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Another wake-up call is sounding. Will the world continue sleepwalking? That’s the warning of UN Secretary-General António Guterres who said, “Today, it is Pakistan. Tomorrow, it could be your country.”
Pakistan has suffered devastating flooding with one-third of the country underwater, according to the country’s climate minister, Sherry Rehman, who spoke to the BBC. According to NASA, latest reports show more than 1,200 people have died, 700,000 livestock have been killed, and two million acres of crops and orchards have been lost. It’s likely these numbers are underestimates, as more is learned in the coming weeks.
Along parts of the country’s largest river, the Indus, plains areas have been turned into seas, after some districts received five times the average rainfall during July and August.
The links to climate change are apparent. A warmer atmosphere and rising sea temperatures lead to more evaporation. Because the air holds more water, it can result in the intense monsoons that Pakistan has suffered. Making matters worse, Pakistan has 7,000 glaciers—the most outside polar regions—and recent extreme heat created lakes from melting ice which then burst. The World Health Organization warns that this crisis is aggravating malnutrition and causing outbreaks of malaria, diarrhea, polio, and other diseases.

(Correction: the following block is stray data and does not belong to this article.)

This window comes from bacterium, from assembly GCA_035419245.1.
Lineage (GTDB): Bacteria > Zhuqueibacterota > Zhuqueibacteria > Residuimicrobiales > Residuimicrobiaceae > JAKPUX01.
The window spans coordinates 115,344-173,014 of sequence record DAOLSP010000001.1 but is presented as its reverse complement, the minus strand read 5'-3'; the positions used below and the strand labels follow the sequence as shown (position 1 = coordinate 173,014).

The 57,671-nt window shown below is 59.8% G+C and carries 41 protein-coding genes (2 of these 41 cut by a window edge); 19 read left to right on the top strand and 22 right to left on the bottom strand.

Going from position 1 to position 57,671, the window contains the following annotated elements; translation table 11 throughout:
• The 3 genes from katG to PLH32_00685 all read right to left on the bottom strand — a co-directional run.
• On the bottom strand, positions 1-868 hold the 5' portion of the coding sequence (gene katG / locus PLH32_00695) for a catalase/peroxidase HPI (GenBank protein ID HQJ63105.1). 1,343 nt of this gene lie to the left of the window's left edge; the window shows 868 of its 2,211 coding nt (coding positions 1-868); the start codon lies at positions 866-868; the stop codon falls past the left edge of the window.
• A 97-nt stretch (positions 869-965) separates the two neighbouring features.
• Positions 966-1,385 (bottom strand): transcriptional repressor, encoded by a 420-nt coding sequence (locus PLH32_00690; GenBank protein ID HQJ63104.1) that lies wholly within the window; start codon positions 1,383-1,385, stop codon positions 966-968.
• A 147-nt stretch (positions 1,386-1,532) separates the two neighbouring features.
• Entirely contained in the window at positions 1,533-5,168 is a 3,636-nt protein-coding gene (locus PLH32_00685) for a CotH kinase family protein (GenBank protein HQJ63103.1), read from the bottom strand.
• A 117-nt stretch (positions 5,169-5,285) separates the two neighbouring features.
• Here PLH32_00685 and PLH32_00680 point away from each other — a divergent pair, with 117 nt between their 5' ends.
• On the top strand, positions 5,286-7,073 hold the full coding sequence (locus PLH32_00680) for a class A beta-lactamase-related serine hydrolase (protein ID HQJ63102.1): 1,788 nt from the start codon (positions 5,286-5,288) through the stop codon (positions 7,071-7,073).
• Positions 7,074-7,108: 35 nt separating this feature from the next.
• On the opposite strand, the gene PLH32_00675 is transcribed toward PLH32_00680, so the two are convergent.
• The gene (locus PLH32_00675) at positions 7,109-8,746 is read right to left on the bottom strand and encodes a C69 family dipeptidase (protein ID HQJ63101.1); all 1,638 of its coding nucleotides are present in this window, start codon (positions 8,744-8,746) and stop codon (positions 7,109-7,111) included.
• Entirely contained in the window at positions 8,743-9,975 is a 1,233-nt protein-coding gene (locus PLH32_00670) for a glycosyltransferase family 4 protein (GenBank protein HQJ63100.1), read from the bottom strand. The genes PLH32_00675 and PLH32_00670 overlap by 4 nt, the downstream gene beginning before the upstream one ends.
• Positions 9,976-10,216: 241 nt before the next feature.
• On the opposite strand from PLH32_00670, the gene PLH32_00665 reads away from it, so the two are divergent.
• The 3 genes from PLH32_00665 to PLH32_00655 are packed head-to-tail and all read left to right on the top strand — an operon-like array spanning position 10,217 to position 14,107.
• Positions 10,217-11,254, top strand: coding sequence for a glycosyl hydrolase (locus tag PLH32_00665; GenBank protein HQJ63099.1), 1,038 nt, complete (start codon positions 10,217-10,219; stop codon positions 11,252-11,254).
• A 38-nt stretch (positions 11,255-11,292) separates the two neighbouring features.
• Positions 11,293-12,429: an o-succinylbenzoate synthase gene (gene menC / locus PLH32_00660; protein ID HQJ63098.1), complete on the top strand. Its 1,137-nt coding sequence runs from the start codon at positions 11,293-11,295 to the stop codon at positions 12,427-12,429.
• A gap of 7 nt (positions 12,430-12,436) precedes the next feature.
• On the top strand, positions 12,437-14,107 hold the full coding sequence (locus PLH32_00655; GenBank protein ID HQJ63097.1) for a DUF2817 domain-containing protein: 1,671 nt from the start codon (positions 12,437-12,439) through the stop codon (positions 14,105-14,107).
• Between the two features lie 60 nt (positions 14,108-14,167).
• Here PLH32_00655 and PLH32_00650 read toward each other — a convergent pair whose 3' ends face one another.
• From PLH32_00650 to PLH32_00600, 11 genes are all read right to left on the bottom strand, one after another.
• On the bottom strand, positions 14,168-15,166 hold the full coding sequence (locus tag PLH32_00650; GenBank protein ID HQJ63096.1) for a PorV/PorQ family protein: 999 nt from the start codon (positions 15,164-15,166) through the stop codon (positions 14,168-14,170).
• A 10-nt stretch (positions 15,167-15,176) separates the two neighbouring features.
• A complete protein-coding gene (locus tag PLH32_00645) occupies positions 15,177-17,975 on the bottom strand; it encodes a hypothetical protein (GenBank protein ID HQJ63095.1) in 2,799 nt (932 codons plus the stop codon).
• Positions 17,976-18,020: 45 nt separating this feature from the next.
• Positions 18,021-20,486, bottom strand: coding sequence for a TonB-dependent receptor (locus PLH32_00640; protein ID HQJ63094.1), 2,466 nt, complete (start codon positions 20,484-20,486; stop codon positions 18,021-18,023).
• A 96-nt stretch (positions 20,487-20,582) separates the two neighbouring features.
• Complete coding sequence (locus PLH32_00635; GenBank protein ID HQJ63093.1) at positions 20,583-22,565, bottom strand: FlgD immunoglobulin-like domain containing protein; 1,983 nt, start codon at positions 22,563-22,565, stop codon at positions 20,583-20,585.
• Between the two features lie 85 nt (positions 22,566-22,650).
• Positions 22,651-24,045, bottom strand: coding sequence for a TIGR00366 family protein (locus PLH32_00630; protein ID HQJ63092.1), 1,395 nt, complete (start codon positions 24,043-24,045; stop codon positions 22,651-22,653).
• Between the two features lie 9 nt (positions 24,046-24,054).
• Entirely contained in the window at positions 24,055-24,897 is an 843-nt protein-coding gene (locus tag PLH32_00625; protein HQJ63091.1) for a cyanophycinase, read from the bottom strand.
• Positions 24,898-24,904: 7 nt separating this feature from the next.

The current emergency in Jackson, Mississippi, the state’s capital, where tens of thousands have been without clean water, shouldn’t be a surprise to anyone. Residents of the city and local officials have been warning of issues for years. People in Jackson, which is over 80 percent Black, lack water for drinking, cooking, bathing, and flushing toilets, after flooding from heavy rains exacerbated problems at already struggling water plants.
Because of the crisis, schools switched to virtual classes, and for now, the National Guard has been deployed to distribution sites, where long lines of cars wait to pick up plastic water bottles, many of which are ending up on streets or going to landfills. One day last week, more than one million bottles were handed out.
A student at Jackson State University told NBC that he was hospitalized after showering, and that a doctor told him he had been exposed to bacteria. One resident told the Washington Post that he hadn’t had running water for about a year and a half. Customers still have to keep paying their bills even though they can’t use the water.
The city has old and leaking pipes, malfunctions at treatment plants—and not enough money to fix them. Residents and activists accuse Mississippi’s Republican-controlled and largely white legislature of repeatedly thwarting efforts to upgrade Jackson’s sewer and water system. The legislature has passed a bill that would fund nearly $500 million for infrastructure—short of the $2 billion the city needs, according to the Clarion Ledger—and it requires Jackson to come up with matching dollars of which it has only about five percent.
Once water pressure is restored to Jackson, there are worries the aging and brittle pipes will burst.